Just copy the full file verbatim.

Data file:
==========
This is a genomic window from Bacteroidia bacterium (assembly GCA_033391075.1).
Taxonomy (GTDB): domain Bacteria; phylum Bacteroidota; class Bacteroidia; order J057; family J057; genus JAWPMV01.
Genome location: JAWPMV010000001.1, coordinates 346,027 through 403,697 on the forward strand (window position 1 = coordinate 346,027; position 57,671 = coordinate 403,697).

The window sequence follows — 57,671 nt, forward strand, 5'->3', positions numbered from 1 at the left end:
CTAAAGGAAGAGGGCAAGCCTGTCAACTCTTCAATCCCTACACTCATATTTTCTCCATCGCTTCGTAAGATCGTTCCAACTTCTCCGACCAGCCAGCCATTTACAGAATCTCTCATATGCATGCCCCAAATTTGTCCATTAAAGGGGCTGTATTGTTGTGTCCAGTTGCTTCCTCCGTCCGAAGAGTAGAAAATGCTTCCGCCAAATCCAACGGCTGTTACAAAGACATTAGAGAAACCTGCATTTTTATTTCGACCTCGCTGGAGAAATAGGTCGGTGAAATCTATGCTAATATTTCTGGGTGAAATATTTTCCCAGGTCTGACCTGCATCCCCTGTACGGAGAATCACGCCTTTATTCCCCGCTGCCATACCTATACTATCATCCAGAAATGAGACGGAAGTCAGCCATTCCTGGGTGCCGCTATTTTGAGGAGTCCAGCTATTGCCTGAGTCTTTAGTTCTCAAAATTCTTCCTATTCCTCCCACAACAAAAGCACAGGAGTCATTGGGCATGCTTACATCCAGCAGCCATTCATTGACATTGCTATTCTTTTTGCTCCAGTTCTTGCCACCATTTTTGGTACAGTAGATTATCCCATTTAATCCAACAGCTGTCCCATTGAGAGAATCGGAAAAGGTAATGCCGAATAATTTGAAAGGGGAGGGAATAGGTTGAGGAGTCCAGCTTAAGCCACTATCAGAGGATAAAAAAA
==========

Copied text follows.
This is a genomic window from Bacteroidia bacterium (assembly GCA_033391075.1).
Taxonomy (GTDB): domain Bacteria; phylum Bacteroidota; class Bacteroidia; order J057; family J057; genus JAWPMV01.
Genome location: JAWPMV010000001.1, coordinates 346,027 through 403,697 on the forward strand (window position 1 = coordinate 346,027; position 57,671 = coordinate 403,697).

The window sequence follows — 57,671 nt, forward strand, 5'->3', positions numbered from 1 at the left end:
CTAAAGGAAGAGGGCAAGCCTGTCAACTCTTCAATCCCTACACTCATATTTTCTCCATCGCTTCGTAAGATCGTTCCAACTTCTCCGACCAGCCAGCCATTTACAGAATCTCTCATATGCATGCCCCAAATTTGTCCATTAAAGGGGCTGTATTGTTGTGTCCAGTTGCTTCCTCCGTCCGAAGAGTAGAAAATGCTTCCGCCAAATCCAACGGCTGTTACAAAGACATTAGAGAAACCTGCATTTTTATTTCGACCTCGCTGGAGAAATAGGTCGGTGAAATCTATGCTAATATTTCTGGGTGAAATATTTTCCCAGGTCTGACCTGCATCCCCTGTACGGAGAATCACGCCTTTATTCCCCGCTGCCATACCTATACTATCATCCAGAAATGAGACGGAAGTCAGCCATTCCTGGGTGCCGCTATTTTGAGGAGTCCAGCTATTGCCTGAGTCTTTAGTTCTCAAAATTCTTCCTATTCCTCCCACAACAAAAGCACAGGAGTCATTGGGCATGCTTACATCCAGCAGCCATTCATTGACATTGCTATTCTTTTTGCTCCAGTTCTTGCCACCATTTTTGGTACAGTAGATTATCCCATTTAATCCAACAGCTGTCCCATTGAGAGAATCGGAAAAGGTAATGCCGAATAATTTGAAAGGGGAGGGAATAGGTTGAGGAGTCCAGCTTAAGCCACTATCAGAGGATAAAAAAA